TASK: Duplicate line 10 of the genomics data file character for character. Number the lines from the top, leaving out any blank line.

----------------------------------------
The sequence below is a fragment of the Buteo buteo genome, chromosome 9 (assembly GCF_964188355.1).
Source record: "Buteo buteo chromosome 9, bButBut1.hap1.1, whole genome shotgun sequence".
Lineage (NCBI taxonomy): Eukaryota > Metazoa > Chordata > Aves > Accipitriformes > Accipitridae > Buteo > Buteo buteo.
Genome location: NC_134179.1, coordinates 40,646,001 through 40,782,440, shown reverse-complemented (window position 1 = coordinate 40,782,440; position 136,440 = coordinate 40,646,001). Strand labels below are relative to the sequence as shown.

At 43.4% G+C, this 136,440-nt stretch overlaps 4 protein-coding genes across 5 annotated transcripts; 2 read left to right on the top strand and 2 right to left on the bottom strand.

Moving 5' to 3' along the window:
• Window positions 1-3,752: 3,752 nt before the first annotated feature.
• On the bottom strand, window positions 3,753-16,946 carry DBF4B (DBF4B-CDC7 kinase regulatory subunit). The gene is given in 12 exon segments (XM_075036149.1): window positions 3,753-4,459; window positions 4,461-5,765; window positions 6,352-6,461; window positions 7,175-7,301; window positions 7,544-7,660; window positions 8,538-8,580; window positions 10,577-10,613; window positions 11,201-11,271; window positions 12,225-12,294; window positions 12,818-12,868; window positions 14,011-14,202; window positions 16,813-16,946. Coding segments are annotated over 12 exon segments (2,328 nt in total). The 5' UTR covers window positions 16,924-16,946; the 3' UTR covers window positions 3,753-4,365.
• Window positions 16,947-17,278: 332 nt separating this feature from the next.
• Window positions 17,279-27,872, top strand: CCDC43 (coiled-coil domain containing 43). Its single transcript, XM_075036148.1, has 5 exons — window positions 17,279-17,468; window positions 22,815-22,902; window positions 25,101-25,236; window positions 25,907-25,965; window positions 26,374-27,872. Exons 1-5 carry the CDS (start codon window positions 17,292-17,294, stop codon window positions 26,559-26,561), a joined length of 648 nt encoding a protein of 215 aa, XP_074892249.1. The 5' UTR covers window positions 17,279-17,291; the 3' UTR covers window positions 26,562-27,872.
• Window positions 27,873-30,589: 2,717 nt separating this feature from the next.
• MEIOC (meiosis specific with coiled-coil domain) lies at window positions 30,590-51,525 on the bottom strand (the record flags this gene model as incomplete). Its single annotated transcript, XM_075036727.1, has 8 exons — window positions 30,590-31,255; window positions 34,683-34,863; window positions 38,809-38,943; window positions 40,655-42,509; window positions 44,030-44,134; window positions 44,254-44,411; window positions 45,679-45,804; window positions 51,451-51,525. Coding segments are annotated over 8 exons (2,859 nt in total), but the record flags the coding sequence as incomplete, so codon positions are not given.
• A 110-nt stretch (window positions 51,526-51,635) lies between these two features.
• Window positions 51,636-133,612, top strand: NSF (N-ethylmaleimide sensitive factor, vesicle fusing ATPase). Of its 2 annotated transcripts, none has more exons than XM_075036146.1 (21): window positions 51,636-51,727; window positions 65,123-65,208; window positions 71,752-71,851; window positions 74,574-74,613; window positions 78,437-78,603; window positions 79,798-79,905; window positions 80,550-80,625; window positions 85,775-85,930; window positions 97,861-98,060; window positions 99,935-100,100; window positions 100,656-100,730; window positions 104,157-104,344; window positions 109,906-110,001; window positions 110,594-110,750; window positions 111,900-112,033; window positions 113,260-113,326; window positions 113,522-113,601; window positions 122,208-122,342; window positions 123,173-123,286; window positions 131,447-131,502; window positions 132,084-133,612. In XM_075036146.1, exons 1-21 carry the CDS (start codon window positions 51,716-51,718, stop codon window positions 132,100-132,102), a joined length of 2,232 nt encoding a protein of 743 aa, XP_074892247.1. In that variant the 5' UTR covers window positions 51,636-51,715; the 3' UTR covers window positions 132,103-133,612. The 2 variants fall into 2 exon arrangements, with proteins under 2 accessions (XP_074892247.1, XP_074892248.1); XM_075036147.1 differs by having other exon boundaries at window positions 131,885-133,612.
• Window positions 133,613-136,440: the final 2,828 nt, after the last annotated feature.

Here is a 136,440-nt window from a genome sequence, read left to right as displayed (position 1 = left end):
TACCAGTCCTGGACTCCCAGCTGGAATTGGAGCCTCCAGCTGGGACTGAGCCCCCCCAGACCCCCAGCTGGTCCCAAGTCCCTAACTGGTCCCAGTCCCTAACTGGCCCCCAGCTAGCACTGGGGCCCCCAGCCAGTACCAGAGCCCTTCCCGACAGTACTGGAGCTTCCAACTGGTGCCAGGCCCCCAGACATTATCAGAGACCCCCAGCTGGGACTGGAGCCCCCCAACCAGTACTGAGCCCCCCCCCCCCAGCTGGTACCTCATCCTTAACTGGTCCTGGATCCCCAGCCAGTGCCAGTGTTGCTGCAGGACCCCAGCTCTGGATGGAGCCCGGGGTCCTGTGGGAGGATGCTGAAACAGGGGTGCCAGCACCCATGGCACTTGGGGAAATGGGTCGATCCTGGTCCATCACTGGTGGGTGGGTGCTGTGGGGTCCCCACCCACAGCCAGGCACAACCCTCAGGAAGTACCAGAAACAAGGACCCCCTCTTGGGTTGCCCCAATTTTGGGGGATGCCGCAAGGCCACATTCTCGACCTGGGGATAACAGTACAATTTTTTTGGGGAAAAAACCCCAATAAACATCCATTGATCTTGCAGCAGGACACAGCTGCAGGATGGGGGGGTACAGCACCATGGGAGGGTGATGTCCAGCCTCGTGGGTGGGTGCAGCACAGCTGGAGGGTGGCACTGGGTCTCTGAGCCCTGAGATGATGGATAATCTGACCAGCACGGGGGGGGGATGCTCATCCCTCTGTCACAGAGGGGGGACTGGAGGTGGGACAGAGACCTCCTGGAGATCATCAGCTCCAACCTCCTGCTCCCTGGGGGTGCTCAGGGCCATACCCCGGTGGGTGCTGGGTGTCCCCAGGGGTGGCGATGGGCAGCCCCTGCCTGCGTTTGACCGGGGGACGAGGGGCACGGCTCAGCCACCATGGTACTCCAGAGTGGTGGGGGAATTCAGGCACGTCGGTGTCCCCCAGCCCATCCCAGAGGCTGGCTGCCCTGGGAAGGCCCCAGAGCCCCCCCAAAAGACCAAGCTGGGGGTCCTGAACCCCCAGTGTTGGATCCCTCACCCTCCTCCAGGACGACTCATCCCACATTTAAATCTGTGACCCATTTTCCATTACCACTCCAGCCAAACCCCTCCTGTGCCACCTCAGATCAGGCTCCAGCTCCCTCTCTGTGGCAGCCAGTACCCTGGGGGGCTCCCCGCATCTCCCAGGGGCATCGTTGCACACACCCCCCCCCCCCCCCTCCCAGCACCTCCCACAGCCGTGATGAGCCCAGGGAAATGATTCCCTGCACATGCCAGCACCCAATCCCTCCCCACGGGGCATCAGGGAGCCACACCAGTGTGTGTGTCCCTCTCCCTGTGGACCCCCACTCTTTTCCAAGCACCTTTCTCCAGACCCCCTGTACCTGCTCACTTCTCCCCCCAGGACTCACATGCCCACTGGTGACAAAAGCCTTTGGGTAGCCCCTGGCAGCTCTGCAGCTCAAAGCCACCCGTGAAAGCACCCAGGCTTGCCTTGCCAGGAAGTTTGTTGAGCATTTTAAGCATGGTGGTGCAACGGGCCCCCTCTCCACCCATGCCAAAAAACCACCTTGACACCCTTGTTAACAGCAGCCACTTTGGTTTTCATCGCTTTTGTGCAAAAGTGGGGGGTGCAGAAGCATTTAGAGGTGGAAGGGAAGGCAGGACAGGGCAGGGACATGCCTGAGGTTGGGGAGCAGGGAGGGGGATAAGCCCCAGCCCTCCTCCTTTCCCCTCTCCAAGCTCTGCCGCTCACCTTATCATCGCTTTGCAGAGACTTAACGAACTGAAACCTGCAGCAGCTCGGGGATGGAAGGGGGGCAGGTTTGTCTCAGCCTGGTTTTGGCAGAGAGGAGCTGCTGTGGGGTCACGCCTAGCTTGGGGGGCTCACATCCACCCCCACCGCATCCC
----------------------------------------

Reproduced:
• Window positions 17,279-27,872, top strand: CCDC43 (coiled-coil domain containing 43). Its single transcript, XM_075036148.1, has 5 exons — window positions 17,279-17,468; window positions 22,815-22,902; window positions 25,101-25,236; window positions 25,907-25,965; window positions 26,374-27,872. Exons 1-5 carry the CDS (start codon window positions 17,292-17,294, stop codon window positions 26,559-26,561), a joined length of 648 nt encoding a protein of 215 aa, XP_074892249.1. The 5' UTR covers window positions 17,279-17,291; the 3' UTR covers window positions 26,562-27,872.